Avinoam Shiran, David S Blondheim, Sara Shimoni, Mohamed Jabarren, David Rosenmann, Alex Sagie, David Leibowitz, Marina Leitman, Micha Feinberg, Ronen Beeri, Salim Adawi, Avraham Shotan, Sorel Goland, Lev Bloch, Sergio L Kobal, Noah Liel-Cohen
AIMS: Left ventricular (LV) two-dimensional longitudinal strain (2DLS) analysis by echocardiography has been suggested as a useful tool for the detection of acute coronary syndromes (ACS). Our aim was to determine whether 2DLS analysis could assist in triage of patients with chest pain (CP) in the emergency department (ED). METHODS AND RESULTS: We prospectively enrolled patients presenting to the ED with CP and suspected ACS but without a diagnostic ECG or elevated troponin...
August 26, 2016: European Heart Journal Cardiovascular Imaging
Derek P Chew, Christopher Zeitz, Matthew Worthley, Hugh Grantham, John Beltrame, Margaret Arstall, Penelope Coates, Carolyn Astley, Stephen Quinn, Julie Ratcliffe, Matthew Horsfall, Philip G Aylward
BACKGROUND: High-sensitivity troponin T (hs-TnT) assays promise greater discrimination of evolving myocardial infarction, but the impact of unguided implementation on the effectiveness of care is uncertain. METHODS AND RESULTS: We evaluated the impact of hs-TnT reporting on care and outcome among chest pain patients presenting to 5 emergency departments within a multicenter randomized trial. Patients were allocated to hs-TnT reporting (hs-report) or standard reporting (std-report; Roche Elecys)...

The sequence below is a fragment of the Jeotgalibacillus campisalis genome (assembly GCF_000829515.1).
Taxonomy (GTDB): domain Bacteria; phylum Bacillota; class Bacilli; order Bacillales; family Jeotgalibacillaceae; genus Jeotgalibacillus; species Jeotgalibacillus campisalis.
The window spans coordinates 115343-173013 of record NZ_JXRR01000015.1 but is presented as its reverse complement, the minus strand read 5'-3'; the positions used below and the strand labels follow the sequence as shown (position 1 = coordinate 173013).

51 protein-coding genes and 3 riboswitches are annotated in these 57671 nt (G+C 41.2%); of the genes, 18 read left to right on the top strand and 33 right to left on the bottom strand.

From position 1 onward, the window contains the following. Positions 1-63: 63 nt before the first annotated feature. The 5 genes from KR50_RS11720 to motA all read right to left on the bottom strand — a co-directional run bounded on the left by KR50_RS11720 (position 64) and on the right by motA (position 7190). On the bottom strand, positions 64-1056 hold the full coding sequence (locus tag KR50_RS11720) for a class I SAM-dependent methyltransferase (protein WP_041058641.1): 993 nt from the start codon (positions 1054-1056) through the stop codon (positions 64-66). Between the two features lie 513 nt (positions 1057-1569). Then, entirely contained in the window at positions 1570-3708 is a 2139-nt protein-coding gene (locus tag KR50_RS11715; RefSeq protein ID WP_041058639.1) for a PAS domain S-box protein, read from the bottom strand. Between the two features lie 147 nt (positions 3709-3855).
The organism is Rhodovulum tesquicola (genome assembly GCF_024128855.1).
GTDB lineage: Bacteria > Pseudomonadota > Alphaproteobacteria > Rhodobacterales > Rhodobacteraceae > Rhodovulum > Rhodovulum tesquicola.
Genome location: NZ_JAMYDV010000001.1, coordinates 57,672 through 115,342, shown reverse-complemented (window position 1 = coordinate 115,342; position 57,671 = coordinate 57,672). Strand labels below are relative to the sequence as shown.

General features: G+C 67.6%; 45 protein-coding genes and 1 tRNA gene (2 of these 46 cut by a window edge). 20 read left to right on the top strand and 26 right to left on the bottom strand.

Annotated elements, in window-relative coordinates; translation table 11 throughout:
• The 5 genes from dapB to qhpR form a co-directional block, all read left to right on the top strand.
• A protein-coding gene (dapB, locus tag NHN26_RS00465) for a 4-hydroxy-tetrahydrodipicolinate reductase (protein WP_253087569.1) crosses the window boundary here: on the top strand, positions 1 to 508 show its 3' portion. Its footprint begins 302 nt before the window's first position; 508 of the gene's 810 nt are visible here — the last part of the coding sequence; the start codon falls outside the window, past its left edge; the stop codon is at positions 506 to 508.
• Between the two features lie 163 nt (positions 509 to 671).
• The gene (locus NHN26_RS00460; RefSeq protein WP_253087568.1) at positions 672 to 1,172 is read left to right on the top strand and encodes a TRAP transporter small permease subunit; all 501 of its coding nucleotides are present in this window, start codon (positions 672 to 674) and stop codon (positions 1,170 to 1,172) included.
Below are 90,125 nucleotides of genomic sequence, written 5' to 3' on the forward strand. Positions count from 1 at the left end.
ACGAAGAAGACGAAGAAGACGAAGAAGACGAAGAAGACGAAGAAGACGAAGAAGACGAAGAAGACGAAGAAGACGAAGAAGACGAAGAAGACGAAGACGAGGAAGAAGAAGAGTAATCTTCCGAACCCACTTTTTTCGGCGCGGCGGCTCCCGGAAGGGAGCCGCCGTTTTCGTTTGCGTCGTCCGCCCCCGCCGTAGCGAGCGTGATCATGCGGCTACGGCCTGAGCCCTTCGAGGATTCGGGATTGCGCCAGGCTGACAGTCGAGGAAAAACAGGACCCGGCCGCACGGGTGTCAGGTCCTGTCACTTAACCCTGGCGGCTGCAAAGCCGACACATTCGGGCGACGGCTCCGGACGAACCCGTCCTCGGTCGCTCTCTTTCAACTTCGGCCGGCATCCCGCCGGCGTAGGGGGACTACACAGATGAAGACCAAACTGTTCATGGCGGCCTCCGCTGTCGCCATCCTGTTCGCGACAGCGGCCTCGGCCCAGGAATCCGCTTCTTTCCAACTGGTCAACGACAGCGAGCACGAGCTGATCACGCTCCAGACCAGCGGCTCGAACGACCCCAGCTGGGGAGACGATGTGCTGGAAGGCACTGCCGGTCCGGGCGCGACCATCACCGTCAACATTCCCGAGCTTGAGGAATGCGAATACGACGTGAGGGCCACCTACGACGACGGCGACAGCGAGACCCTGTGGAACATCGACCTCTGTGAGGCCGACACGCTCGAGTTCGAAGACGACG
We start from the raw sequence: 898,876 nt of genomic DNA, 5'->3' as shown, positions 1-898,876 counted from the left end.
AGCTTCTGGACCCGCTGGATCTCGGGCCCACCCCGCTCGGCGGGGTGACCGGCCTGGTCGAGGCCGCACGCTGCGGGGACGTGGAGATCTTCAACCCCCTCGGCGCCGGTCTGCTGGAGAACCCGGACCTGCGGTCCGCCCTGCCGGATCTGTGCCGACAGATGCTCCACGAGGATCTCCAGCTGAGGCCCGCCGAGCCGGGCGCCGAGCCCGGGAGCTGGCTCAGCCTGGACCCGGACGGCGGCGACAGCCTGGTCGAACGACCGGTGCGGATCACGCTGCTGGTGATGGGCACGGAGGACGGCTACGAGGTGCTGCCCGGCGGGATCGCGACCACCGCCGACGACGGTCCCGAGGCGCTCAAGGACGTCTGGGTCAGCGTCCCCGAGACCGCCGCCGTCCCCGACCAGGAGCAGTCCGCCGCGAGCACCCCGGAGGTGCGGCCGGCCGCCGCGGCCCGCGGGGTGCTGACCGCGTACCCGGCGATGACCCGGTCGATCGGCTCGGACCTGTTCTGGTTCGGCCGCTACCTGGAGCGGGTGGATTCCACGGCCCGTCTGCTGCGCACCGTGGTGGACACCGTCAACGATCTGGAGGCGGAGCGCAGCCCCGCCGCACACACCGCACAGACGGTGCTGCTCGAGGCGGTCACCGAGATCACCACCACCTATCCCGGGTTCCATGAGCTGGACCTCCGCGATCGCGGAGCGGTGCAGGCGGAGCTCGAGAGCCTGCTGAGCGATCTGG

September 2016: Circulation. Cardiovascular Quality and Outcomes
Safar Ali Abdolrahimi, Hamid Reza Sanati, Mohammad Mostafa Ansari-Ramandi, Saeed Oni Heris, Mohsen Maadani
Blunt chest traumatic coronary artery dissection is an uncommon cause of atherosclerotic and non-atherosclerotic Acute Myocardial Infarction (AMI). Injuries of the coronary artery after blunt chest trauma are caused by different mechanisms such as vascular spasm, dissection and intimal tear or rupture of an existing thrombus formation. Chest pain might be masked by other injuries in patients with multiple traumas in car accident. Present case report is on a 37-year-old male without any specific past medical history who reported to the emergency department of a hospital with chest discomfort and was discharged with the impression of chest wall pain...
June 2016: Journal of Clinical and Diagnostic Research: JCDR
Takenobu Shimada, Kazushige Kadota, Shunsuke Kubo, Seiji Habara, Kazuaki Mitsudo
We herein report a case of intramural hematoma without ongoing myocardial ischemia that healed spontaneously with conservative treatment. A 37-year-old woman was admitted due to chest pain. Acute coronary syndrome was diagnosed by electrocardiography and echocardiography. Coronary angiography showed 90% stenosis in the distal portion of the left anterior descending coronary artery, where intravascular ultrasound showed a hematoma, but optical coherence tomography could not detect the entry point. Therefore, we identified the intramural hematoma as the etiology...